After debt crisis, Greek economy faces climate change threats
NEA IRAKLEIA, Greece, Nov 4 (Reuters) - Strolling along the coast of Nea Irakleia village where he would go swimming as a young man, George Perperis points to where there was once a beach, now submerged by seawater.
"Here was a 20 metre-wide beach that has completely vanished," says Perperis, 59. "Families would gather here for a swim and fishermen would lay their nets."
Accelerating coastal erosion due to climate change pose an existential threat to places such as Nea Irakleia in western Halkidiki, a three-pronged peninsula of lush forests and golden sands in northern Greece that lives off tourism.
The region was one of those worst-hit by the financial crisis that ravaged Greece from 2010 to 2018, shrinking the economy by a quarter and tipping many into poverty.
Now the impact of rising temperatures, freak weather and accelerating coastal erosion on key sectors such as tourism and agriculture could again jeopardise the finances of Europe's most indebted country.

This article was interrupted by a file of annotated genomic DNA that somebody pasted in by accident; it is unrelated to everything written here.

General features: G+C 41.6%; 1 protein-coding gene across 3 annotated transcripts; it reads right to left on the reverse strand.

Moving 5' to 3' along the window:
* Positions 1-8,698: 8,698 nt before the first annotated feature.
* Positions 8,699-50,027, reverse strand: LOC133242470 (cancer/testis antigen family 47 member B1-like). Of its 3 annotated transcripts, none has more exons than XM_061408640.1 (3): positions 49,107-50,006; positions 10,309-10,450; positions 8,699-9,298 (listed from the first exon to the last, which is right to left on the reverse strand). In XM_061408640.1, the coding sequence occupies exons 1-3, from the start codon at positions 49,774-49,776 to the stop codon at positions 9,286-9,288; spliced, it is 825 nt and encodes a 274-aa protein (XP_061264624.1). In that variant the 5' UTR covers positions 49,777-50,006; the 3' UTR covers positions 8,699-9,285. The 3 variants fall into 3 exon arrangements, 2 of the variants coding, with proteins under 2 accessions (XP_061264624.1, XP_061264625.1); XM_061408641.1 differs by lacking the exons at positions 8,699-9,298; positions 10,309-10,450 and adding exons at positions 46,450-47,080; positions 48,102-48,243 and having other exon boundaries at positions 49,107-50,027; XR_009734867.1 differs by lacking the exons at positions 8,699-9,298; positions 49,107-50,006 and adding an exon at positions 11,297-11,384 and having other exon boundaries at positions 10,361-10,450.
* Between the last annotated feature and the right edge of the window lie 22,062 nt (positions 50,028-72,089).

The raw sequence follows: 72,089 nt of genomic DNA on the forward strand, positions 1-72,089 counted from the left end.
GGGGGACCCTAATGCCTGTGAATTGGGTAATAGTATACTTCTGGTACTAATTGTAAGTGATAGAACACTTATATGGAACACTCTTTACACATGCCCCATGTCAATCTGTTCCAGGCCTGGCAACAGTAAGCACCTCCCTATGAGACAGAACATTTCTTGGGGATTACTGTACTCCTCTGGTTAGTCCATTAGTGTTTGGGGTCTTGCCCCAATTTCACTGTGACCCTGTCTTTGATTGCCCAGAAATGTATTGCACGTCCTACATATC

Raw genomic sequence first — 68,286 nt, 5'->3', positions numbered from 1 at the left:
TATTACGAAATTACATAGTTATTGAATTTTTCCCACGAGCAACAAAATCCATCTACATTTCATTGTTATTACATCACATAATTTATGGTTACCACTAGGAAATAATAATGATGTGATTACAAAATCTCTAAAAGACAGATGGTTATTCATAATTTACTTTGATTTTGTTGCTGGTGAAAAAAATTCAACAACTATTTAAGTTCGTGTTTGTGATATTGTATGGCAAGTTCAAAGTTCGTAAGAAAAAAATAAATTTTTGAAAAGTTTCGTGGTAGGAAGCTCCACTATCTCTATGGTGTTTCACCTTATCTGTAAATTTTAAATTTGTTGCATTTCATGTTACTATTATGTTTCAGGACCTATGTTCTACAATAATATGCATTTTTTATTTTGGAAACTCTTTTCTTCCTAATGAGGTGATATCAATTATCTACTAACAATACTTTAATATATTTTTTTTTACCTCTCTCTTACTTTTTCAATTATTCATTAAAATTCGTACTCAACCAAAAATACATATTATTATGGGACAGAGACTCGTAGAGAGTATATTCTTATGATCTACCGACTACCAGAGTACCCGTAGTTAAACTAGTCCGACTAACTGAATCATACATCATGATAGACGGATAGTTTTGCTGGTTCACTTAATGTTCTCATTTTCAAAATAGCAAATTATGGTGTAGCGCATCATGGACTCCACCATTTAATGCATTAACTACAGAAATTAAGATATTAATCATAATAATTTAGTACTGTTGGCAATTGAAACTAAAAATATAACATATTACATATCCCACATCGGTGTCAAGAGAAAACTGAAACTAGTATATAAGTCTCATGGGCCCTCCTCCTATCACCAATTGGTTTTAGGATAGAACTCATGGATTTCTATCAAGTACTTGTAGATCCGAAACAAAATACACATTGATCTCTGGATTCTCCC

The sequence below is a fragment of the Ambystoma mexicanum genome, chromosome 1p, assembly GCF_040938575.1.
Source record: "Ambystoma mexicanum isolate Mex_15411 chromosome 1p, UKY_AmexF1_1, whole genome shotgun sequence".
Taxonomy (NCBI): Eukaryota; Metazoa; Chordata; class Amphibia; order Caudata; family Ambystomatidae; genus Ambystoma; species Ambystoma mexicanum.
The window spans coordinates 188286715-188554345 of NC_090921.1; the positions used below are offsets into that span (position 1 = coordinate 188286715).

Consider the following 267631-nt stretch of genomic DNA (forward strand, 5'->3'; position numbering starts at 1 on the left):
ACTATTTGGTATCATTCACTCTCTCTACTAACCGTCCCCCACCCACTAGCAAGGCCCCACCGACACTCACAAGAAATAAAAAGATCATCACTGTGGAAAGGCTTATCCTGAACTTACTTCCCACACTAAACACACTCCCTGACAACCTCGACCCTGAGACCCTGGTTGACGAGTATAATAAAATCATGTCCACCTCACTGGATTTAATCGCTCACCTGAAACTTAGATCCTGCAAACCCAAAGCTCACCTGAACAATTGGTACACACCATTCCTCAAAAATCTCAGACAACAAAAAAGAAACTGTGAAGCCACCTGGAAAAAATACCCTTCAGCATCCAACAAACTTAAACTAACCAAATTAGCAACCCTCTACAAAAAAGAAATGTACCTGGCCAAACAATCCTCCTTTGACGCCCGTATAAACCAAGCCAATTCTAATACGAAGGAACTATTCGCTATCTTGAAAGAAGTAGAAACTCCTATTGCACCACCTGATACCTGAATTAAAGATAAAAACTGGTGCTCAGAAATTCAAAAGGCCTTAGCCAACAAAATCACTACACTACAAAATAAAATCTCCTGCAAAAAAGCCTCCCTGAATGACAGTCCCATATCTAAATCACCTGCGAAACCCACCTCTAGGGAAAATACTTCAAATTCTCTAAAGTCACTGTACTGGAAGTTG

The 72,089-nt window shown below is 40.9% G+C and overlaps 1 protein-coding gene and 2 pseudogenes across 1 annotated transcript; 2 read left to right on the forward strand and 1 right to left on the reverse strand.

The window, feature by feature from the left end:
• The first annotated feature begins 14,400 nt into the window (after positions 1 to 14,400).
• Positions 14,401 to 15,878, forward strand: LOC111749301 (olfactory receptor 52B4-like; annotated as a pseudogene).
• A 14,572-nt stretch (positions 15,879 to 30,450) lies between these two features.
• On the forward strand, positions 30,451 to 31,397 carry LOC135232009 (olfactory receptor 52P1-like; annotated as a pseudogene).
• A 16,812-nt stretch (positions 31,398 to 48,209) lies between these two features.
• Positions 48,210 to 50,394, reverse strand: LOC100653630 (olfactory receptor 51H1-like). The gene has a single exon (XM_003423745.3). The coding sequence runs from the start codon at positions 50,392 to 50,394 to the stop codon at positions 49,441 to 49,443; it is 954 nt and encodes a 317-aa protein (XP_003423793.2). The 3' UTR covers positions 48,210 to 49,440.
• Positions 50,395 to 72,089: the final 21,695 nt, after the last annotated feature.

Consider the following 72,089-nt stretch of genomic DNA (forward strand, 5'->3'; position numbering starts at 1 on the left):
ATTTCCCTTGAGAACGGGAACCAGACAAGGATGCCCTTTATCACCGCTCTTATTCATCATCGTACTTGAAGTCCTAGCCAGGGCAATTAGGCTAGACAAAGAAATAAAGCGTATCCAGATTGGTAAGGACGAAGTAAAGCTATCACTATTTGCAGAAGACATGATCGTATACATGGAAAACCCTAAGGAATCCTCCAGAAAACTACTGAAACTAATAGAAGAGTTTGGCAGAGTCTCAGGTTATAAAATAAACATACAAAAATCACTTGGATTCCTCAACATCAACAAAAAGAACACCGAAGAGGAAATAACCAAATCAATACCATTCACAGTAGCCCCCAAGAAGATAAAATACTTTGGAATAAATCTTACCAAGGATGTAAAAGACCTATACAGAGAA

"The crisis years were really difficult, a lot of stores closed and tourism tapered off. Then there was COVID," said Perperis, a retired mechanic and local community leader.
"But climate change might be worse. What will a tourist do here if there is no beach left?"
Experts say coastal erosion at Halkidiki, which attracts about 10% of Greece's annual 30 million visitors, has intensified in the recent years.
An observatory set up two years ago in Thessaloniki, monitors the phenomenon using satellite photos, sea floats and algorithms. Eighteen areas that authorities call "red points" have been identified in the region, showing intense coastal vulnerability.
"Unfortunately we can see regions where we will have serious problems across the coastline," said Costas Gioutikas, vice-prefect for the environment in central Macedonia. "We see beaches literally vanish."
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